It’s deep, and it’s literary, and I think it touches everybody. It’s good that you bring up this point. You don’t have to be a rancher, real rural person to read it. You just have to know life’s deeper meanings and life’s challenges. I think that’s just that sense of growing up. It’s a coming of a bubble in its own way but in a more deeply spiritual way. I think we all make that choice as we hit adversity, that we can choose bitterness or choose fruitful brokenness. And that’s a lot of the lesson of Ezra Riley. It was just to reach the end of themselves and he certainly had reasons for bitterness. And he had a lot stacked against him. Towards the end, he just finally- I won’t give away the ending. I really feel the ending is one of the most beautifully symbolic endings anybody will read. And I don’t mean to brag when I say that because I feel like it was a gift to me. I gave myself a deadline, being a journalist, I’m used to deadlines. And so I gave myself a deadline. And with two weeks to go, I had no idea how the book was going to end.
Oh, my goodness.
And I thought, here I am down to the last chapter. And I don’t have a clue, I just feel grace descended and gave me a very appropriate ending.
I think that most creative people would agree with you that that kind of creativity is really a gift from a much larger place, and it helps us when we’re stuck. I loved The Breaking of Ezra Riley, and I think it resonated with me because it’s the story of a young man searching for the meaning of his life. Really? Could you truly have said that? Is that accurate?
Yeah, kind of in rebellion against his life and searching for it. And I’m the type of person and writer, that my main concern is I want to touch lives. I don’t want just to sell books and have them thrown away. I want to write books you’ll pass on to your children and grandchildren, as you said earlier, but I want to touch lives. And I’ve had a lot of letters through the years from people just thanking me for that book. I know of two or maybe more, but I know of two firstborn sons named Ezra because of that book. And what do you compare that to? Making a lot of money or getting famous is one thing but knowing that you touch somebody’s life so deeply, that when their first son was born, they named him Ezra. And I do know of two of those young men that are out there today.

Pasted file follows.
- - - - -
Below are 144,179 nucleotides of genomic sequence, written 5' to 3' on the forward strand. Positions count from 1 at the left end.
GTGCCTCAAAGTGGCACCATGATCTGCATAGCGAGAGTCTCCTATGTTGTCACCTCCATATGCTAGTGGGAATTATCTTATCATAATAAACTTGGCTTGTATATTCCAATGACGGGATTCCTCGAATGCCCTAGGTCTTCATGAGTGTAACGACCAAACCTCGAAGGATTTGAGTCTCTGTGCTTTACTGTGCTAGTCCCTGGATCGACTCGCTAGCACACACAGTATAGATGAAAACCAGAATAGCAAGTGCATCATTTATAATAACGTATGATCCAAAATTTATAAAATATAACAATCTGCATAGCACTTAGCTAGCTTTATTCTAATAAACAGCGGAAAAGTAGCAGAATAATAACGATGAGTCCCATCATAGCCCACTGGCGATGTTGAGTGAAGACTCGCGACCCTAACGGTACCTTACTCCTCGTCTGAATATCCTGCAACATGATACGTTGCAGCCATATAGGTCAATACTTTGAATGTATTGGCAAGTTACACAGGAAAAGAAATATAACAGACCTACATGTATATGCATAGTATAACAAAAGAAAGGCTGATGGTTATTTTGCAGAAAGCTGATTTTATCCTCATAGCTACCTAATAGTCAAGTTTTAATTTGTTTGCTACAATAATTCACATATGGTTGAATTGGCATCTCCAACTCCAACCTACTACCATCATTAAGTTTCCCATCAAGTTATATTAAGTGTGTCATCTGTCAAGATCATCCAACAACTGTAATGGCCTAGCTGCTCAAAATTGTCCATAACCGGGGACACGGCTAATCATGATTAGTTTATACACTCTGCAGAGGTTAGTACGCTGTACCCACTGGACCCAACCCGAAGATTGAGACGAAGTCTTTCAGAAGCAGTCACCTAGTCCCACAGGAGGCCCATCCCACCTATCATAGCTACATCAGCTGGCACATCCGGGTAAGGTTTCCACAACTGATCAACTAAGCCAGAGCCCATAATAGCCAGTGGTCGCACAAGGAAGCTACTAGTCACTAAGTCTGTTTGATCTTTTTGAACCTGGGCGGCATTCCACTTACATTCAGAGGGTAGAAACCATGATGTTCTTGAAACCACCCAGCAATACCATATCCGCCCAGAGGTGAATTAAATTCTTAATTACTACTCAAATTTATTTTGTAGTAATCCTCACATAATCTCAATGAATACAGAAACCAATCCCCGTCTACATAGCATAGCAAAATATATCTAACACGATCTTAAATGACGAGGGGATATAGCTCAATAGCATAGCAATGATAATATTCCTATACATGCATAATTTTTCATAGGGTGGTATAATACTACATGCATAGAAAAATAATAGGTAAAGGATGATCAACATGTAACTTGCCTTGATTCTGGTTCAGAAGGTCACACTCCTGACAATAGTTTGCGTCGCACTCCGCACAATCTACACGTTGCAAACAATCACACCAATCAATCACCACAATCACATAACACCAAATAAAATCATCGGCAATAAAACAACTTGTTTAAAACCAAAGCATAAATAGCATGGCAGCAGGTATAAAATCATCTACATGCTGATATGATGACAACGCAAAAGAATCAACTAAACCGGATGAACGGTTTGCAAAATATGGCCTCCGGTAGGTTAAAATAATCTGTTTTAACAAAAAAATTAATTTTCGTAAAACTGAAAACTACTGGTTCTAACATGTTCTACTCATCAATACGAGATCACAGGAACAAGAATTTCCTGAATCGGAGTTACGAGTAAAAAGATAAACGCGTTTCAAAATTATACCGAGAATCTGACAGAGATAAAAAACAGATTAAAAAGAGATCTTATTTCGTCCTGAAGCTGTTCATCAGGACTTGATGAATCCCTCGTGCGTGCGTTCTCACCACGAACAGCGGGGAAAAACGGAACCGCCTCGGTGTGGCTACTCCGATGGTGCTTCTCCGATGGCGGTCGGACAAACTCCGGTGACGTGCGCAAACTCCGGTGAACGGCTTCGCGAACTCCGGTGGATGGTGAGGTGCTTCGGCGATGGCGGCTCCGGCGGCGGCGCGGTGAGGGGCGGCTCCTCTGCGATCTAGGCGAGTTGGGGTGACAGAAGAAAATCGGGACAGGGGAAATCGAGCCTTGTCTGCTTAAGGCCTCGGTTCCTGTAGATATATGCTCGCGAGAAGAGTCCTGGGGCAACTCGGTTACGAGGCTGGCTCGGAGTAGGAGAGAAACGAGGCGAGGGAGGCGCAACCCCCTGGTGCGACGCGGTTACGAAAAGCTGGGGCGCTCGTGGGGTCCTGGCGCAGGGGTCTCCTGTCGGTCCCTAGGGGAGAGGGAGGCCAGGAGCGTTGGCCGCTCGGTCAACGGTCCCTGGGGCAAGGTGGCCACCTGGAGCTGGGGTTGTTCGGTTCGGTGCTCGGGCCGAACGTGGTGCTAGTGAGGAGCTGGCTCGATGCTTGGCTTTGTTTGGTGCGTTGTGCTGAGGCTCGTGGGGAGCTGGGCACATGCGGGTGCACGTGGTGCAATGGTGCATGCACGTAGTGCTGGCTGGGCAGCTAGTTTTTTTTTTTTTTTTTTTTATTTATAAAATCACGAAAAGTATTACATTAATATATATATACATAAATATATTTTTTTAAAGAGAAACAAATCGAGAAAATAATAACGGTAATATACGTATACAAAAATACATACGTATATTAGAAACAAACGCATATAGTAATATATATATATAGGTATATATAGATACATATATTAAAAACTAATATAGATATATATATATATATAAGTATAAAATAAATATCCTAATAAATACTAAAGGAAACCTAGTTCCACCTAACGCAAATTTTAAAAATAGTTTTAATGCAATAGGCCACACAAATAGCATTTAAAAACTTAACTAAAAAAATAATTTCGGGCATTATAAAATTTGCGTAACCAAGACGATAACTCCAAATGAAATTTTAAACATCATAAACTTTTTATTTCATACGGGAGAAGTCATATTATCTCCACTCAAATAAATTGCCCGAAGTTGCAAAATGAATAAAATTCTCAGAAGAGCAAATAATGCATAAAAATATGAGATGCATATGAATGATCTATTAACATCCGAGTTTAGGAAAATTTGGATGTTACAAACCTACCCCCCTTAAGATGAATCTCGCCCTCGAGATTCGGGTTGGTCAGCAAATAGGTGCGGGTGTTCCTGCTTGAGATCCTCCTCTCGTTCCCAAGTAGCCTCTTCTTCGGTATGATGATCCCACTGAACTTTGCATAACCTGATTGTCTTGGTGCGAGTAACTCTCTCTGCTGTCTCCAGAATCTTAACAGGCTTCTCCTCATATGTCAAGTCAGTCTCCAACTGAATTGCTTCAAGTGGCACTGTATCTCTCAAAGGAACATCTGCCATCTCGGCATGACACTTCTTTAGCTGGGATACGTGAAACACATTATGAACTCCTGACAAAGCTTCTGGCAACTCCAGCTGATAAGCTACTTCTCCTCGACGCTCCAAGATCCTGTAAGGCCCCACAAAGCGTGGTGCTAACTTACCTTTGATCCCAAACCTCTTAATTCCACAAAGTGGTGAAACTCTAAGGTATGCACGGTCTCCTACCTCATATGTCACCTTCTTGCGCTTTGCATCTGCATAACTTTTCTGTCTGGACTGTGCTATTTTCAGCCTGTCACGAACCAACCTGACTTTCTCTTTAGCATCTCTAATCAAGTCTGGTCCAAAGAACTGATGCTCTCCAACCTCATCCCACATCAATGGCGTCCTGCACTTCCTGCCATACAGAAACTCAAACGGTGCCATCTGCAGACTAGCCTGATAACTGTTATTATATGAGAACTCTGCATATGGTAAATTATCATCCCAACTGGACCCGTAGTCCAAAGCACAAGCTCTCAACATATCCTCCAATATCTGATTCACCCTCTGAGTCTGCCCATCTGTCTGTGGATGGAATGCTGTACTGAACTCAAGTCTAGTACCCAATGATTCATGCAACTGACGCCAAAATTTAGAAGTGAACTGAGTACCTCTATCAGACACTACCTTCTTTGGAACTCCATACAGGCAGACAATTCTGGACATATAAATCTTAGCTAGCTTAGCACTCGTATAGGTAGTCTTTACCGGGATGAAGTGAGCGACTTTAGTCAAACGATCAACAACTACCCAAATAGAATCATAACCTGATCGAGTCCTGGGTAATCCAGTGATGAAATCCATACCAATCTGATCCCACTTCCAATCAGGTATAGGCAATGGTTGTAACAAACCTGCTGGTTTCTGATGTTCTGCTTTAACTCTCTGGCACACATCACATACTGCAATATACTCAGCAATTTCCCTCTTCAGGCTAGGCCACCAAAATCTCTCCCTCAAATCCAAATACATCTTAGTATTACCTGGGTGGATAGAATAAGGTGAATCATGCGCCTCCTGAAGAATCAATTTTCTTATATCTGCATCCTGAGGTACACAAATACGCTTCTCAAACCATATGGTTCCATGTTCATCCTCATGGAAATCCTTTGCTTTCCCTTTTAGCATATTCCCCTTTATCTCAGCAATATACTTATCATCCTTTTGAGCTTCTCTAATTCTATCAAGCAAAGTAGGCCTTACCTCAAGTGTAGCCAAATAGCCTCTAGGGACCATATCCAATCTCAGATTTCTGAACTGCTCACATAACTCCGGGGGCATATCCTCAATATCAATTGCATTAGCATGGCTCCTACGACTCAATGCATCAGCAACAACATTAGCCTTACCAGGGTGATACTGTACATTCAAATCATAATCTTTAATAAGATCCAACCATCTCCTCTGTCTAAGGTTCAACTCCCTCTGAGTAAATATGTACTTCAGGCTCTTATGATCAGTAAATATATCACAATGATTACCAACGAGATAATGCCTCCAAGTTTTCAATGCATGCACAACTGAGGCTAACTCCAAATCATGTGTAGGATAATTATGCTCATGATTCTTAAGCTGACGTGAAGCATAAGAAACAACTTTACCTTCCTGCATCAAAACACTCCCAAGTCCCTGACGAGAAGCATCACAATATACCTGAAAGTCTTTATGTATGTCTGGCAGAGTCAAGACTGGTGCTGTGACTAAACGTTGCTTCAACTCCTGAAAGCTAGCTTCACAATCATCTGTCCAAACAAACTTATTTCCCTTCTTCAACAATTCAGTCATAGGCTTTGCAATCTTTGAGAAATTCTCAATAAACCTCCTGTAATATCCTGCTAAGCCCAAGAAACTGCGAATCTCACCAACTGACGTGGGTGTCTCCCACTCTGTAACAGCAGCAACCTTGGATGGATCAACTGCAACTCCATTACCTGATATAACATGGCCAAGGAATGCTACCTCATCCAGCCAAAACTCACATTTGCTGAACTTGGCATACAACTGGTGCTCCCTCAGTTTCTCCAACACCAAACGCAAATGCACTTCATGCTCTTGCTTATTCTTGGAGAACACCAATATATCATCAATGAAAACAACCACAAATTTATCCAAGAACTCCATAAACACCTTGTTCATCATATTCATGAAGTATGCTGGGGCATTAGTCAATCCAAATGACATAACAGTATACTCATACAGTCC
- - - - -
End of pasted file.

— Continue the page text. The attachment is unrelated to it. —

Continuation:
That’s a wonderful feeling. I had a cat named after me.
But getting back to Loosening the Reins, that has a unique story, because originally it was Letters to Jess and I was under contract to Macmillan. So here I am about 1988, I’m 36 years old, I’m in a terrible drought. It’s the year I was published in the New York Times Magazine for a drought piece, and I got a contract with Macmillan. And I believe they were about the 12th largest publisher in the world at that time. Then my editor gets fired, so Macmillan notifies me they’re canceling my contract. And legally, they had no grounds for it, but they also told me they had a larger legal staff than I did, and they demanded the first half of the advance. I think the advance was only $2,000, and they had fronted me $1000 or something, and they wanted that back.
Oh my goodness.
So I caved in. My former editor was picked up by a very popular Christian writer at the time, Father Joseph Corazon. They formed their own little publishing company, and they brought out Letters to Jess. Unfortunately, it was filled with typos. They brought it out hardcover and it was beautiful, just beautiful. Everything about it was first class. Except I had blank pages, and I know in one book, I counted over 200 typos. I mean, it was just a mess. After that, I somehow got it to Zondervan, which was about the second largest Christian publishing house, and they released it. It came out as Loosening the Reins, but before they could promote it, Rupert Murdoch got it over. And they were just in a turmoil, and so it slipped between the cracks. And then when I was at Thomas Nelson, America’s largest Christian publishing house, I was there probably the longest. They kind of found it, and they brought it out in hardcover as Take the Reins. And so that book has had three different lifetimes, but it’s a nonfiction kind of prairie parable, and kind of falls into the type of nonfiction writing that I’m probably the best at, which is short, insightful little stories.
Well, I like the father teaching his son. In our society today, the families are all falling apart. And I think we need mothers and fathers to teach their children more than perhaps this current generation is doing. So I really like that part of it. The version that I have is Take the Reins, so it’s hard to find some of your books. They’re sold out, and they’re becoming collector’s editions some of them now.